How to create and set up Azure Container Instance to deploy your first Docker Image to Azure Using Azure CLI

Deploy Docker Image to ACI

When it comes to containers, Docker remains the most widely adopted open-source container in the container industry. Although there are other container solutions such as Artifactory Docker Registry, LXC (Linux), Hyper-V, and Windows Containers, rkt (works with Kubernetes), Podman (open-source container engine), runC (portability solution), and containerd (a container runtime). Each of these container solutions has its own set of approaches and use cases. This article discusses how to set up an Azure Container Instance and deploy a Docker image to it. With this in mind, it is also important that you also understand what an Azure Container Instance is all about. ACI, or Azure Container Instance, allows you to run your Docker image on Azure. To deploy a Docker image to Azure, first publish it to a container registry, then connect the container instance to the registry and deploy the image. You can review some related articles on Azure: How to Upload Batch Files to Azure Storage Account Using Azure CLI, Serverless in Azure: How to deploy a function app from Visual Studio to Azure Platform, How to build your first CI/CD Pipeline in Azure DevOps using ASP.Net Core Application and How to use container insights to get the full benefits of Azure Monitor for Azure Kubernetes workload

Docker images are published to a publicly accessible repository known as Docker Hub, a free docker registry that allows you to create one private repository and multiple public repositories. To begin, sign up for a Docker Hub account.

Docker Hub

Here we are going to see how to create Azure Container Instance using Azure CLI and pull an image from Docker Hub.

The prerequisites for getting along with me in this exercise is to have the following:

  1. Azure CLI is installed on your PC.
  2. Active Azure Subscription, if you don’t have one already sign up here.

Create a Resource Group

Next, create a resource group. A resource group is a logical folder that holds all your resources together. We are going to create one by running the below CLI command:

az group create --name <YourResourceGroupName> --location <ChoosePreferredLocation>
Creating a Resource Group

Create an Azure Container Instance (ACI)

We have created the resource group, it’s time to create the Container using the az container create command by providing the name of the resource group we have just created. Here we will use the public image  provided by Microsoft named This image packages a small web app written in Node.js that serves a static HTML page.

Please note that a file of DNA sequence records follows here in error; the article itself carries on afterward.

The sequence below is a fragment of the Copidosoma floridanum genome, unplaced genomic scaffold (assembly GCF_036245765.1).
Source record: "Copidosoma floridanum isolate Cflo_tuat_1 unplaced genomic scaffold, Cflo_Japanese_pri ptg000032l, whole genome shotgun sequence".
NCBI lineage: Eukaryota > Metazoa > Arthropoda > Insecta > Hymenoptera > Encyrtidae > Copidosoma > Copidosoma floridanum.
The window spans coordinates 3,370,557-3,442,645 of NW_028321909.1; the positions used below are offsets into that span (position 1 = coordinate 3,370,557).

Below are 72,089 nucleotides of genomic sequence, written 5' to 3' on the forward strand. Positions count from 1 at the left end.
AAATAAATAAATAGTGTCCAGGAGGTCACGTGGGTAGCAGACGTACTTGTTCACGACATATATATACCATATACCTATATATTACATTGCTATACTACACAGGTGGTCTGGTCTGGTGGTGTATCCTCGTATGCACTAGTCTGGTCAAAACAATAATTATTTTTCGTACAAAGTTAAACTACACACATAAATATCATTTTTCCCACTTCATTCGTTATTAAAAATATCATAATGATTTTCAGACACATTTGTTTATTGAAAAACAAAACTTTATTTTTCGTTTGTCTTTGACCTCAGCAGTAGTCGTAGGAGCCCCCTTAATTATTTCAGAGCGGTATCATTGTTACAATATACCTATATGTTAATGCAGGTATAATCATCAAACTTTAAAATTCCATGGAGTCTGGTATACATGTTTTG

To create the container run:

az container create --resource-group My-Test-RG  --name my-con-aci --image --dns-name-label aci-con --ports 80
Deploying the container

We have successfully deployed the image to Azure Container Instance. Let’s check the status by running the below command:

az container show --resource-group <YourResourceGroupName> --name <YourContainerName --query "{FQDN:ipAddress.fqdn,ProvisioningState:provisioningState}" --out table
Checking the container deployment status

As you can see from the screenshot, the fully qualified domain name for the container is The FQDN is derived from the DNS name that we specified. While deploying the container, you might be prompted that the DNS name is now available. In this case, you have to choose a different DNS name that is available in your region.

Now, let’s browse to the URL using a web browser.

Azure Container Instance deployed successfully

Pull the container logs

When troubleshooting a container or the application it runs (or simply viewing its output), begin by viewing the container instance’s logs. Using the az container logs command, you can retrieve the container instance logs. To do so run the command below:

az container logs --resource-group <YourResourceName> --name <YourContainerName>
Pulling Container logs

The output shows the container’s logs, as well as the HTTP GET requests generated when you viewed the application in your browser.

Next, let’s attach output streams. You can connect your local standard out and standard error streams to the container’s standard out and standard error streams. This allows you to view its current output or interact with it as if the commands were running directly in your terminal.

To connect your local console to the container’s output streams, use the az container attach command as shown below:

az container attach --resource-group <YourResourceGroupName> --name <YourContainerName>
Note: This will continue to run without stopping. To stop it, press Ctrl + C key combination on your PC.  
Attaching output streams
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